Stone Age Britons had a sophisticated knowledge of geometry to rival Pythagoras – 2,000 years before the Greek "father of numbers" was born, according to a new study of Stonehenge.
Five years of detailed research, carried out by the Oxford University landscape archaeologist Anthony Johnson, claims that Stonehenge was designed and built using advanced geometry.
The discovery has immense implications for understanding the monument – and the people who built it. It also suggests it is more rooted in the study of geometry than early astronomy – as is often speculated.
Mr Johnson believes the geometrical knowledge eventually used to plan, pre-fabricate and erect Stonehenge was learnt empirically hundreds of years earlier through the construction of much simpler monuments.
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The experimental archaeology demonstrates that most of the monument was pre-planned and that the great stones were pre-fabricated off-site and then installed by surveyor-engineers.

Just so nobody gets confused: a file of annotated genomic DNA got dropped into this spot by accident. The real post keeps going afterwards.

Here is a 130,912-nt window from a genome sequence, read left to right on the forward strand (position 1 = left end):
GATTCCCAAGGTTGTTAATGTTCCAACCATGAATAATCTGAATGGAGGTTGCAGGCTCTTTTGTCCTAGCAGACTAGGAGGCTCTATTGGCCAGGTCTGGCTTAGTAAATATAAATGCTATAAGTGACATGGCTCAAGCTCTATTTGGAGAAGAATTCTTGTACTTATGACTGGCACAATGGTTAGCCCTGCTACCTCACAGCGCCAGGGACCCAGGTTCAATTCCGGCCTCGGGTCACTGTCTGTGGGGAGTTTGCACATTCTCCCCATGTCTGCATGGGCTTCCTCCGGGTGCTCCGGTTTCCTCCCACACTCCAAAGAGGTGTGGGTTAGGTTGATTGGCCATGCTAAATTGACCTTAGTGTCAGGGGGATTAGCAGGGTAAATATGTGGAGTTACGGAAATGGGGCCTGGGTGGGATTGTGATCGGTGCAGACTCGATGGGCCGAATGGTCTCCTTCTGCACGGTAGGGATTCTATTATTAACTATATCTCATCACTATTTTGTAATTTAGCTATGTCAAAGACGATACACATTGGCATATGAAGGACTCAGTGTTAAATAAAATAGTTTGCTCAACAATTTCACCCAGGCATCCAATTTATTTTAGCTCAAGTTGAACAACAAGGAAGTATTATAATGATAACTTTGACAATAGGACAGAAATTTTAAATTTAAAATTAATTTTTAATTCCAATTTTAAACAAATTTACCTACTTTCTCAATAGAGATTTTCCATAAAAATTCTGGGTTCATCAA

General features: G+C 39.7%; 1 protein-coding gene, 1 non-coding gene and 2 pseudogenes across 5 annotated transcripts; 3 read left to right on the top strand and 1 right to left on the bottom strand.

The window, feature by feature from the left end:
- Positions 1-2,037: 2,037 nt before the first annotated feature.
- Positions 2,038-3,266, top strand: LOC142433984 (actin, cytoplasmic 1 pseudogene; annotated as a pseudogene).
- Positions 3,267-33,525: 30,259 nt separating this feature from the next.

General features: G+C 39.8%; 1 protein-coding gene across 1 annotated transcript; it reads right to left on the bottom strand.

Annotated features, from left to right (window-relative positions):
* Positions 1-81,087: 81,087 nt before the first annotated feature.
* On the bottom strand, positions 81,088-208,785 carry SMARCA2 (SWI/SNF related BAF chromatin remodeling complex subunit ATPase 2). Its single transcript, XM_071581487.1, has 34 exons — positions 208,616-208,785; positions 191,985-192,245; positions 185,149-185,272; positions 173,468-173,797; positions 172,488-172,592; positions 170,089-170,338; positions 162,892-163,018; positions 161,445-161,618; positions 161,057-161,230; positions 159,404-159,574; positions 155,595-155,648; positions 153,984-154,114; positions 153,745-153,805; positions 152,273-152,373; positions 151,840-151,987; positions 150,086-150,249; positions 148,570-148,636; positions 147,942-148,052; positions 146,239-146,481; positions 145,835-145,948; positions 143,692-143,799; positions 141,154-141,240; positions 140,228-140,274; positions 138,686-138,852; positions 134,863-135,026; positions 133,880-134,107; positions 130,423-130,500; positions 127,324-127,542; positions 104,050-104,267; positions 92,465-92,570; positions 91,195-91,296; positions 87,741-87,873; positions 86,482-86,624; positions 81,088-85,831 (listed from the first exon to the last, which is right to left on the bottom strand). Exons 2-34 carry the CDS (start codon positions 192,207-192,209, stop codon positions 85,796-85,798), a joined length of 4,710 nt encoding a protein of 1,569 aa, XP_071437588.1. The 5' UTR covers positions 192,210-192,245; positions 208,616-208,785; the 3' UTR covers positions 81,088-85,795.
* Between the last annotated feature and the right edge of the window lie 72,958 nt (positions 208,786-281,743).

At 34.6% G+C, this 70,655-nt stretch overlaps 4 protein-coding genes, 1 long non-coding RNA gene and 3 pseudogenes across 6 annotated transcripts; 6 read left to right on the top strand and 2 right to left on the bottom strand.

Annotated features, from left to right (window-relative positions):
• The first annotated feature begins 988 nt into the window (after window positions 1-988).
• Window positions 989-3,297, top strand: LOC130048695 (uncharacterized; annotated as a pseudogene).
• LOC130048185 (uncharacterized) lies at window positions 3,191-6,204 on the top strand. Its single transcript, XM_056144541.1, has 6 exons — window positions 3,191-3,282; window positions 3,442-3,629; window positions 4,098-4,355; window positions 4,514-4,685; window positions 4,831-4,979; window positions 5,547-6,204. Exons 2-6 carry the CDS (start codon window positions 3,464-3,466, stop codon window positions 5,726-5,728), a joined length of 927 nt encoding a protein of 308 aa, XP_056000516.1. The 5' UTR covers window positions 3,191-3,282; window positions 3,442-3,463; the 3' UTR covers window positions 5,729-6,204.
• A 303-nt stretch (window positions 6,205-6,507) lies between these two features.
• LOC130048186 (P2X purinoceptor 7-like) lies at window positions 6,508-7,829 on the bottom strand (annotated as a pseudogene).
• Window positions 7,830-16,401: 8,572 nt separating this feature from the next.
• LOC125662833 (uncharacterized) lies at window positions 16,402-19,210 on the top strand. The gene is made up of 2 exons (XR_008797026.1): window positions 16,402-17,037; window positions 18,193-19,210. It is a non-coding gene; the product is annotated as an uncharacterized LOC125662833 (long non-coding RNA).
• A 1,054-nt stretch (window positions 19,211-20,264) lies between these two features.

"For years people have speculated that Stonehenge was built as a complex astronomical observatory. My research suggests that, apart from mid-summer and mid-winter solar alignments, this was not the case," said Mr Johnson. "It strongly suggests that it was the knowledge of geometry and symmetry which was an important component of the Neolithic belief system."
"It shows the builders of Stonehenge had a sophisticated yet empirically derived knowledge of Pythagorean geometry 2000 years before Pythagoras," he said.